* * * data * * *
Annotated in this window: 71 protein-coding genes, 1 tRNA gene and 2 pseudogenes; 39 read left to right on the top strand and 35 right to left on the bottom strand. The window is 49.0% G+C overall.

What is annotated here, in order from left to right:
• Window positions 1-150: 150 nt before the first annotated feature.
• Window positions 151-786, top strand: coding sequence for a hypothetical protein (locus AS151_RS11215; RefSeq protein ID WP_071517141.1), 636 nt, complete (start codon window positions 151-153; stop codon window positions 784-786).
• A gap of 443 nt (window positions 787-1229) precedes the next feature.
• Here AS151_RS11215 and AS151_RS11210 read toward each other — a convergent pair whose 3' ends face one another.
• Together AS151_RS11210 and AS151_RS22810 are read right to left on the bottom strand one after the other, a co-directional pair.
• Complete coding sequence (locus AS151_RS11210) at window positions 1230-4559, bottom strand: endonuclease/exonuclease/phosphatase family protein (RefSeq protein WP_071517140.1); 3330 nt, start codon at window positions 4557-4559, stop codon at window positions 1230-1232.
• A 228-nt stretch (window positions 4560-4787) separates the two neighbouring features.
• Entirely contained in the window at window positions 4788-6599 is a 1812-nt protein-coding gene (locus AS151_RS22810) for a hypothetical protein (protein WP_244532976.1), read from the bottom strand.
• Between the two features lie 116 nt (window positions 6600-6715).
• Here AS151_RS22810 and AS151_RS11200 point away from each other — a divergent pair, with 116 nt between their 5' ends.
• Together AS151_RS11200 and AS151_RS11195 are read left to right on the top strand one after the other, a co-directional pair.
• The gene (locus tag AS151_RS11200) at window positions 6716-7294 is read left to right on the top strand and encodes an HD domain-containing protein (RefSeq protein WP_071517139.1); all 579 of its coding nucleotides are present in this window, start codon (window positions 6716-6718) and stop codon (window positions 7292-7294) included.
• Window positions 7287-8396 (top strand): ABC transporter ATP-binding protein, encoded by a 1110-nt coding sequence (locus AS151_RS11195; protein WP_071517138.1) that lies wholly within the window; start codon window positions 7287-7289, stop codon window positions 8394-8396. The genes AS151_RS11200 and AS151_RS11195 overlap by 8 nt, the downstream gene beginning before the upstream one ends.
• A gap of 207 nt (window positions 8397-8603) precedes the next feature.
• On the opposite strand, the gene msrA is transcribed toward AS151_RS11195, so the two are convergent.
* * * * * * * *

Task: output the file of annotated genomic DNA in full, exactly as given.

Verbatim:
Annotated in this window: 71 protein-coding genes, 1 tRNA gene and 2 pseudogenes; 39 read left to right on the top strand and 35 right to left on the bottom strand. The window is 49.0% G+C overall.

What is annotated here, in order from left to right:
• Window positions 1-150: 150 nt before the first annotated feature.
• Window positions 151-786, top strand: coding sequence for a hypothetical protein (locus AS151_RS11215; RefSeq protein ID WP_071517141.1), 636 nt, complete (start codon window positions 151-153; stop codon window positions 784-786).
• A gap of 443 nt (window positions 787-1229) precedes the next feature.
• Here AS151_RS11215 and AS151_RS11210 read toward each other — a convergent pair whose 3' ends face one another.
• Together AS151_RS11210 and AS151_RS22810 are read right to left on the bottom strand one after the other, a co-directional pair.
• Complete coding sequence (locus AS151_RS11210) at window positions 1230-4559, bottom strand: endonuclease/exonuclease/phosphatase family protein (RefSeq protein WP_071517140.1); 3330 nt, start codon at window positions 4557-4559, stop codon at window positions 1230-1232.
• A 228-nt stretch (window positions 4560-4787) separates the two neighbouring features.
• Entirely contained in the window at window positions 4788-6599 is a 1812-nt protein-coding gene (locus AS151_RS22810) for a hypothetical protein (protein WP_244532976.1), read from the bottom strand.
• Between the two features lie 116 nt (window positions 6600-6715).
• Here AS151_RS22810 and AS151_RS11200 point away from each other — a divergent pair, with 116 nt between their 5' ends.
• Together AS151_RS11200 and AS151_RS11195 are read left to right on the top strand one after the other, a co-directional pair.
• The gene (locus tag AS151_RS11200) at window positions 6716-7294 is read left to right on the top strand and encodes an HD domain-containing protein (RefSeq protein WP_071517139.1); all 579 of its coding nucleotides are present in this window, start codon (window positions 6716-6718) and stop codon (window positions 7292-7294) included.
• Window positions 7287-8396 (top strand): ABC transporter ATP-binding protein, encoded by a 1110-nt coding sequence (locus AS151_RS11195; protein WP_071517138.1) that lies wholly within the window; start codon window positions 7287-7289, stop codon window positions 8394-8396. The genes AS151_RS11200 and AS151_RS11195 overlap by 8 nt, the downstream gene beginning before the upstream one ends.
• A gap of 207 nt (window positions 8397-8603) precedes the next feature.
• On the opposite strand, the gene msrA is transcribed toward AS151_RS11195, so the two are convergent.